Wilma Unlimited. You might know that Wilma Rudolph broke records and won three Olympic gold medals. But did you know that she had polio when she was a little girl and was told she’d never walk anymore? Kathleen Krull shares the unlikely story of Rudolph’s incredible athletic success in Wilma Unlimited. It also turns out that Rudolph was inspirational off the track too: I appreciated learning about her later life as well.
Parrots Over Puerto Rico. Cindy Trumbore and Susan Roth share the story of an important environmental success in the award-winning Parrots Over Puerto Rico, which describes the efforts of the Parrot Recovery Program to save the nearly-extinct Puerto Rican parrot. Trumbore’s text conveys a tremendous amount of information clearly and simply, and Susan Roth’s cut-paper collage illustrations are just about the most amazing thing I’ve ever seen.
Viva Frida has barely any words and you don’t find out much about Frida Kahlo’s life, but that’s not really the point. You read Viva Frida for inspiration, not information. Morales’s puppet art and dreamy words convey a spirit of imagination and creativity.
Dizzy. Dizzy Gillespie was a great musician as well as a high-spirited rule-breaker. Jonah Winter’s lively text brings Gillespie’s story to life, and I love Sean Qualls’s colorful art. Winter has written a number of excellent picture book biographies, and Qualls’s work for two more nonfiction books, Before John Was a Jazz Giant and The Case for Loving, is so strong.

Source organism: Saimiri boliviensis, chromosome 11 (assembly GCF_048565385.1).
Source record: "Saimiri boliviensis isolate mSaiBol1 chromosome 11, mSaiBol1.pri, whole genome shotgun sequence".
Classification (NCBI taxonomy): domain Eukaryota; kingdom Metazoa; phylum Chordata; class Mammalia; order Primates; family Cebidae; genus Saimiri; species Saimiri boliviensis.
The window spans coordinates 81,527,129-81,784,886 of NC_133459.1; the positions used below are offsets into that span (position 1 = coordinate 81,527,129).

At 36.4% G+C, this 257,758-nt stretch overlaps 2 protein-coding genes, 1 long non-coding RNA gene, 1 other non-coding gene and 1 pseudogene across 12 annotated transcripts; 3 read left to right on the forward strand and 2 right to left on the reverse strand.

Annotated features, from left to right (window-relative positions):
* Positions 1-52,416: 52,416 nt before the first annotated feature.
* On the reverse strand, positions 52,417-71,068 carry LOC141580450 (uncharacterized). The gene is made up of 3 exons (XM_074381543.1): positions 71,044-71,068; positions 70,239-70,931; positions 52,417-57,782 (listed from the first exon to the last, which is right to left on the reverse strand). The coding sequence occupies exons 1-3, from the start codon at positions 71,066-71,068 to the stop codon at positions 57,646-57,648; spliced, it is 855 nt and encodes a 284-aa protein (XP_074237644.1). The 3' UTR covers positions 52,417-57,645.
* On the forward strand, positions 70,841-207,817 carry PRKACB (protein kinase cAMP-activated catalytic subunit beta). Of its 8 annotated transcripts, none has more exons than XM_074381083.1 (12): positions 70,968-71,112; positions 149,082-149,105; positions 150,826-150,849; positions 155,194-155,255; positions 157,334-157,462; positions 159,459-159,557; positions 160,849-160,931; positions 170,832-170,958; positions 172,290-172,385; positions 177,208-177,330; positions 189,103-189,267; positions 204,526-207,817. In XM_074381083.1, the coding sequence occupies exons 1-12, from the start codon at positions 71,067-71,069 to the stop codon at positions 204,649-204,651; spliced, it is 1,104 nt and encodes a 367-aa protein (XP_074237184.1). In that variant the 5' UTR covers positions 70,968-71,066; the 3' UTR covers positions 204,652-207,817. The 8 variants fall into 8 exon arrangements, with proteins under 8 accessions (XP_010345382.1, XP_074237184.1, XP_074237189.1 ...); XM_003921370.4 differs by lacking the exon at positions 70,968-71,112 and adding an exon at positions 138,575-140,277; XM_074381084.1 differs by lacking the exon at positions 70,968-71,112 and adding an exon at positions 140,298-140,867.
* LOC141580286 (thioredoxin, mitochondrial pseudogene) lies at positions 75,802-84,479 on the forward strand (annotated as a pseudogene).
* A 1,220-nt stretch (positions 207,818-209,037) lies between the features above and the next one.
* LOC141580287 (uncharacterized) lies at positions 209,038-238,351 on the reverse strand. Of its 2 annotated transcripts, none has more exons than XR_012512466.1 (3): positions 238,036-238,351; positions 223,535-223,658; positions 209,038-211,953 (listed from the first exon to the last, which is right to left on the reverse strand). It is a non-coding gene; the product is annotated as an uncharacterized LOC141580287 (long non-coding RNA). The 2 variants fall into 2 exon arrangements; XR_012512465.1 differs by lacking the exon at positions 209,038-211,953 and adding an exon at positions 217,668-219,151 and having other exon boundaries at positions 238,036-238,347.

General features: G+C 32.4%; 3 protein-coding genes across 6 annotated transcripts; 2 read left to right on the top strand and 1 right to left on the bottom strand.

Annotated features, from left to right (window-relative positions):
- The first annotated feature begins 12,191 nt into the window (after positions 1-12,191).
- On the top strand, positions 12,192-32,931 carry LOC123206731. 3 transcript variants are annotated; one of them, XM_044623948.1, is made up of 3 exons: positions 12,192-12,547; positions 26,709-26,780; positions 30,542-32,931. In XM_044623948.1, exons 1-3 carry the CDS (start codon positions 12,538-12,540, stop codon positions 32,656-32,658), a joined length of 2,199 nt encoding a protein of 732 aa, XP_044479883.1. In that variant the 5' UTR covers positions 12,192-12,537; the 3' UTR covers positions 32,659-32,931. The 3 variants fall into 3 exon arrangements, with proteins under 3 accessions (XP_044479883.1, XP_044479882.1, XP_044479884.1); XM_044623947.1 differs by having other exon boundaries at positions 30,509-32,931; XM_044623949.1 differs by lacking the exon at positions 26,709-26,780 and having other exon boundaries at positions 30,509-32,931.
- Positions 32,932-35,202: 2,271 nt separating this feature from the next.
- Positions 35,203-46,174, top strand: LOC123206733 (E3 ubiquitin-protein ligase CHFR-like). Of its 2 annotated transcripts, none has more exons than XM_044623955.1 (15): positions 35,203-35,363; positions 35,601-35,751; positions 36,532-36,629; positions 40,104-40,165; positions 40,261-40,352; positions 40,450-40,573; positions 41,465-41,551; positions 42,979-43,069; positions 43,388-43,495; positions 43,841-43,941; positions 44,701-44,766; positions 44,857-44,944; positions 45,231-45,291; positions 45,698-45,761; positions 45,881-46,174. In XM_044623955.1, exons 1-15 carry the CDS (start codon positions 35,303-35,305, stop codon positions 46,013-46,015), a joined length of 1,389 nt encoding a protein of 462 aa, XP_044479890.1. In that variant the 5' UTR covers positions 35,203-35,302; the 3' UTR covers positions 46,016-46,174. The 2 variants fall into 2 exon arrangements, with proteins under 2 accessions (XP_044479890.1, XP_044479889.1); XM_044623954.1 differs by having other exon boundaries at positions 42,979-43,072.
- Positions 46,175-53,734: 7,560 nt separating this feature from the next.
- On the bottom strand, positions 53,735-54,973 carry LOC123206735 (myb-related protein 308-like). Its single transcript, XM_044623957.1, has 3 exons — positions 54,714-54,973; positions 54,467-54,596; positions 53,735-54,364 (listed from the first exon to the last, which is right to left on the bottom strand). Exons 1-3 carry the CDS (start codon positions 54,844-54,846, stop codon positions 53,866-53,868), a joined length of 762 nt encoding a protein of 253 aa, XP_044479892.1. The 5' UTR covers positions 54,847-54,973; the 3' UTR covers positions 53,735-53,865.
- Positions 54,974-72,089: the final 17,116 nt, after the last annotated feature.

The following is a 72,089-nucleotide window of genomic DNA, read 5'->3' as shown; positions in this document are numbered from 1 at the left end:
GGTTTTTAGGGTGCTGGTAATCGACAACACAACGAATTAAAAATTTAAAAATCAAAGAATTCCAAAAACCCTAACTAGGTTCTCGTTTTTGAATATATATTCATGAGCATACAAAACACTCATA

A Rock Is Lively. Really, any of the nature titles written by Diana Hutts Aston and illustrated by Sylvia Long is worthy of inclusion in the nonfiction starter kit, but I’m especially fond of A Rock Is Lively. I never thought much about rocks one way or the other until I read this book and now it’s hard not to think of them as, yes, lively. Aston’s writing is pure poetry, and Long’s illustrations are museum-worthy.
Buried Sunlight. A book that explains what fossil fuels are, how they’re made, and why we’re changing our earth with our overreliance on them in language that’s engaging for a college professor and comprehensible to a preschooler? That’s quite a feat. Penny Chisholm honors the complexity of her topic but provides astonishingly clear explanations, and Molly Bang’s art, which I’m not usually the biggest fan of, seems really well-suited to illustrating complicated processes and conveying information.